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Syphilis test, non-treponemal antibody; quantitative

CPT4 code

Name of the Procedure:

Syphilis Test, Non-Treponemal Antibody; Quantitative
Common Name: VDRL Test, RPR Test
Medical Term: Venereal Disease Research Laboratory Test, Rapid Plasma Reagin Test


The syphilis test, non-treponemal antibody; quantitative, measures the amount of antibodies present in the blood that are produced as a response to the syphilis-causing bacterium, Treponema pallidum. It helps in diagnosing and monitoring the treatment of syphilis.


The syphilis test is used to diagnose an active syphilis infection and to monitor the effectiveness of treatment. It helps in ensuring that the infection is being adequately controlled.


  • Unexplained rashes or sores, particularly in the genital region
  • Symptoms consistent with syphilis, such as fever, swollen lymph nodes, or muscle aches
  • Positive treponemal screening test result
  • A partner diagnosed with syphilis
  • Routine prenatal screening in pregnant women
  • Monitoring of treatment progress in known syphilis patients


  • No specific preparation is typically required.
  • Inform your healthcare provider about any medications you are taking.
  • A simple blood draw is often scheduled, requiring no fasting or dietary changes.

Procedure Description

  1. A healthcare provider will clean the skin where the blood sample will be taken.
  2. An elastic band may be placed around your upper arm to fill the veins with blood.
  3. A sterile needle is used to draw blood from a vein in your arm.
  4. The blood sample is collected in a vial or tube.
  5. The sample is then sent to a lab for analysis.
  6. The lab will measure the concentration of non-treponemal antibodies.

Tools: Needles, blood collection tubes, antiseptic wipes.
Anesthesia: None required.


The blood draw takes about 5-10 minutes. Results are typically available within a few days.


The procedure is usually done in a hospital, outpatient clinic, or a specialized lab collection center.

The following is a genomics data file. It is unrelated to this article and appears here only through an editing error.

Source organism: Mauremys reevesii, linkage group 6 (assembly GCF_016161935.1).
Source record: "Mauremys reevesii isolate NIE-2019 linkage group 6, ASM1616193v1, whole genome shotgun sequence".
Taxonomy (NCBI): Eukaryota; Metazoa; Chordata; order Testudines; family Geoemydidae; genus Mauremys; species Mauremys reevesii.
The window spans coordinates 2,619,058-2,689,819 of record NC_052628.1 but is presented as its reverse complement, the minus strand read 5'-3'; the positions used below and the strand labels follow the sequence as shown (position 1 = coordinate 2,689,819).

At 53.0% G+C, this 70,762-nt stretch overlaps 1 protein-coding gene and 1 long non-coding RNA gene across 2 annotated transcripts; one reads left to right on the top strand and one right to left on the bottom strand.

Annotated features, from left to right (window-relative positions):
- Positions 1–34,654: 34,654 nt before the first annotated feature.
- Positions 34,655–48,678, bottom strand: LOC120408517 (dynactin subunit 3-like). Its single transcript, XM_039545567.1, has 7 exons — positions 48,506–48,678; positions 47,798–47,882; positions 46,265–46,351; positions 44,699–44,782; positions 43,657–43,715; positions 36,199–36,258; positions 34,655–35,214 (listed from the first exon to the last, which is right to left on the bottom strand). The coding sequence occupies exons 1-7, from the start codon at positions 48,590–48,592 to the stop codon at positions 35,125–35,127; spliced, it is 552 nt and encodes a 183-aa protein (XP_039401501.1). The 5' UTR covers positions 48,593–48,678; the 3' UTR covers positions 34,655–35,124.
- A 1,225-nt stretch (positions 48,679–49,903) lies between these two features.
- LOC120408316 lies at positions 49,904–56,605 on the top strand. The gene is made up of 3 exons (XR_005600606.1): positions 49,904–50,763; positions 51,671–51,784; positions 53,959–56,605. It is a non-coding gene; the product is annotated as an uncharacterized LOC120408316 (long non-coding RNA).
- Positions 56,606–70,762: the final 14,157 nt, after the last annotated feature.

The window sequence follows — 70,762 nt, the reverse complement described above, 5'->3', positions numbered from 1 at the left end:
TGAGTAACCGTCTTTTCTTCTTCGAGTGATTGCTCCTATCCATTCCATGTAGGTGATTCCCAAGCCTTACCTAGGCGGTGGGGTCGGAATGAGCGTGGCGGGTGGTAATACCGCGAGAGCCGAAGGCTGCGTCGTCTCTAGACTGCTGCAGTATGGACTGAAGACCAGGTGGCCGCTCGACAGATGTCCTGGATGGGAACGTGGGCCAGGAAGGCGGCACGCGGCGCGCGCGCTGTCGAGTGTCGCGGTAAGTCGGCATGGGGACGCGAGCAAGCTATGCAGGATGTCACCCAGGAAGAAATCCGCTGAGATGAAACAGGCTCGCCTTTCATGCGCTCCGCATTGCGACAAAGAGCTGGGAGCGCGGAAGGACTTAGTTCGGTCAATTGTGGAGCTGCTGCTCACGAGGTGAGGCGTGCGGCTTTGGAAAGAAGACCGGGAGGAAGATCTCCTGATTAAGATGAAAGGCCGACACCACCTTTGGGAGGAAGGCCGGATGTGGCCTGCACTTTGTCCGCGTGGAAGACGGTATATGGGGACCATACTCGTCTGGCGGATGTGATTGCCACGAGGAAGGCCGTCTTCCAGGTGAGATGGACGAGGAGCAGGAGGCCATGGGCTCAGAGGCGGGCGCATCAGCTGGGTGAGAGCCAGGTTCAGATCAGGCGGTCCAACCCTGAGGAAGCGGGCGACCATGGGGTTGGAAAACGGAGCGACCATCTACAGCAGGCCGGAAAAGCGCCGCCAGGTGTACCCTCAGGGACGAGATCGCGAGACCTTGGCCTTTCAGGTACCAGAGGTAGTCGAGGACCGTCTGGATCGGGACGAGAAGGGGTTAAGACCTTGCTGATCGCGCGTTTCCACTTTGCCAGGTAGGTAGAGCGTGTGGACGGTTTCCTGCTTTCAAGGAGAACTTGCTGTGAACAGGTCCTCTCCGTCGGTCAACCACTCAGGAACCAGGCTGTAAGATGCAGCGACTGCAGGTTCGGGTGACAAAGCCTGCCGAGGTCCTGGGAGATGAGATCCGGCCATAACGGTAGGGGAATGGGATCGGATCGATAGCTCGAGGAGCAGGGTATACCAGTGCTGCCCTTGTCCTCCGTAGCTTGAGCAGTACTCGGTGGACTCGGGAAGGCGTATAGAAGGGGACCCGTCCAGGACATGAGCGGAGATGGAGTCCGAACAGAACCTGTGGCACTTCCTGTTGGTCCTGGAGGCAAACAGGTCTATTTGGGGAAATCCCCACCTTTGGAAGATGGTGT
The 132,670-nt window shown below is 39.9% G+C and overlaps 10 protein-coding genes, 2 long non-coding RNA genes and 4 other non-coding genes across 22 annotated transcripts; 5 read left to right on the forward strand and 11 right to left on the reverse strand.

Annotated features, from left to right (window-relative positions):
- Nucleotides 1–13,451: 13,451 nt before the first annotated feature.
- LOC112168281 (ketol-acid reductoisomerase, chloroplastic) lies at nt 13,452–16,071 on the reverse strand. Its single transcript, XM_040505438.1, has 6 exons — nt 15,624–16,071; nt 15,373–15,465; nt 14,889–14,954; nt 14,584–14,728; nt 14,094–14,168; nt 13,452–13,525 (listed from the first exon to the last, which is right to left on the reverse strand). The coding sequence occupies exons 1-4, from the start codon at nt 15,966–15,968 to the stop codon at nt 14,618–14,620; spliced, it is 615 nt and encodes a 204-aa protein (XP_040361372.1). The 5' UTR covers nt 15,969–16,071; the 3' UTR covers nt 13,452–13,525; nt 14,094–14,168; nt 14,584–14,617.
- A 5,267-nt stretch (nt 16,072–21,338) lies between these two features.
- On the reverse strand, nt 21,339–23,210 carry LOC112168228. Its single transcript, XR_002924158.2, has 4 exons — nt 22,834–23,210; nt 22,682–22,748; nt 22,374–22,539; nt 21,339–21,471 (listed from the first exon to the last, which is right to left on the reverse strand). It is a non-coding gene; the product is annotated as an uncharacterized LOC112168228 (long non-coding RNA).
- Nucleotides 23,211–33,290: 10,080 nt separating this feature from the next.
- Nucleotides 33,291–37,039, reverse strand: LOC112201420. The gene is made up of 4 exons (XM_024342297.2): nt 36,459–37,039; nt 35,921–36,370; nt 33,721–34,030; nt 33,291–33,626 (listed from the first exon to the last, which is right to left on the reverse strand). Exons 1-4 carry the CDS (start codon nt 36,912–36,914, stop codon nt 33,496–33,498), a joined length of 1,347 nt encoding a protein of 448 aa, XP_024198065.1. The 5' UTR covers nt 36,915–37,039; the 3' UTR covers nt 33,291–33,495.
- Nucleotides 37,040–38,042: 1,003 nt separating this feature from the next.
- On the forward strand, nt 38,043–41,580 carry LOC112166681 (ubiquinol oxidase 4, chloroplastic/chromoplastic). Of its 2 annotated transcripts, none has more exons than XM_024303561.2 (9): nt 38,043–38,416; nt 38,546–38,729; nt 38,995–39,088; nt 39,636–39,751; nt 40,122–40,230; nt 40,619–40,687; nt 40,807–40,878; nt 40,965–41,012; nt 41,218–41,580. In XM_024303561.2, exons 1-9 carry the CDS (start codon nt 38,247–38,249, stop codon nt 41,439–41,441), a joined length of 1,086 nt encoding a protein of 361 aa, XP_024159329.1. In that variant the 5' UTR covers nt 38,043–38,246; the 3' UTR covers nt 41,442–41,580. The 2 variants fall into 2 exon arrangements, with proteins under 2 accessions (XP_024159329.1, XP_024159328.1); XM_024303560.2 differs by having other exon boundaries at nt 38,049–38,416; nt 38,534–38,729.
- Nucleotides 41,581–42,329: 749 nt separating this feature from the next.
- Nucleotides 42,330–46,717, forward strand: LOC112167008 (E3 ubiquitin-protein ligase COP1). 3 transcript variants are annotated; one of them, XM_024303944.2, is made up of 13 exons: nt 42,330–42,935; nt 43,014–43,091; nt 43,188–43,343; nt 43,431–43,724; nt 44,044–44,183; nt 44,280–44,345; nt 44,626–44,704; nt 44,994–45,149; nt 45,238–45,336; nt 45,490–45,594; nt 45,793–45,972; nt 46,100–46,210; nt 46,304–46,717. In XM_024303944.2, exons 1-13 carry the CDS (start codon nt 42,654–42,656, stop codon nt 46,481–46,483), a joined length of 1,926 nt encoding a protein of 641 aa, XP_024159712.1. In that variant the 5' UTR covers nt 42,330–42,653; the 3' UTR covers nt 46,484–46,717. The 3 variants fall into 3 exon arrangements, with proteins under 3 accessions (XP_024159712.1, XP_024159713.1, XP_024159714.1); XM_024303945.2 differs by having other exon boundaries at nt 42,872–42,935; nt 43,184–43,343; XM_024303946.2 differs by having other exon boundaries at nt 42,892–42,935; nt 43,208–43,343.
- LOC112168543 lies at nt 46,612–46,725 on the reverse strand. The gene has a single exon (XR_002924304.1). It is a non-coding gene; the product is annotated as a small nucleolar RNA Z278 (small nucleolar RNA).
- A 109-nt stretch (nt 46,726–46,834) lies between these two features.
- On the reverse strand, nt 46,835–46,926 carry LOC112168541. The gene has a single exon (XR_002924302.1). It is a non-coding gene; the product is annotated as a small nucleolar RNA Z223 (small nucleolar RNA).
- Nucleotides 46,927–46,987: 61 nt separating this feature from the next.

• Trained phlebotomist or nurse for blood draw.
  • Laboratory technicians for sample analysis.
  • Healthcare providers for interpreting the results.

Risks and Complications

  • Minor bruising or bleeding at the puncture site.
  • Rarely, infection at the puncture site.
  • Fainting or dizziness may occur but is uncommon.


  • Accurate detection and monitoring of syphilis.
  • Early diagnosis leads to timely treatment, reducing complications.
  • Monitoring helps ensure the effectiveness of the treatment regimen.


  • Minimal recovery time; patients can resume normal activities immediately.
  • Keep the puncture site clean and dry; apply a bandaid if necessary.
  • No restrictions or special follow-up required unless symptoms persist or worsen.


  • Treponemal antibody tests (e.g., FTA-ABS, TP-PA) for confirmation of the infection.
  • PCR tests to detect the genetic material of Treponema pallidum.
  • Clinical examination and symptom evaluation.

Patient Experience

  • Mild discomfort or a slight pinch when the needle is inserted.
  • Slight soreness or bruising at the puncture site.
  • Minimal pain or side effects following the procedure, easily managed with over-the-counter pain relief if necessary.

By providing detailed insights into this procedure, patients can better understand what to expect and how to prepare, contributing to a seamless diagnostic experience.

Medical Policies and Guidelines for Syphilis test, non-treponemal antibody; quantitative

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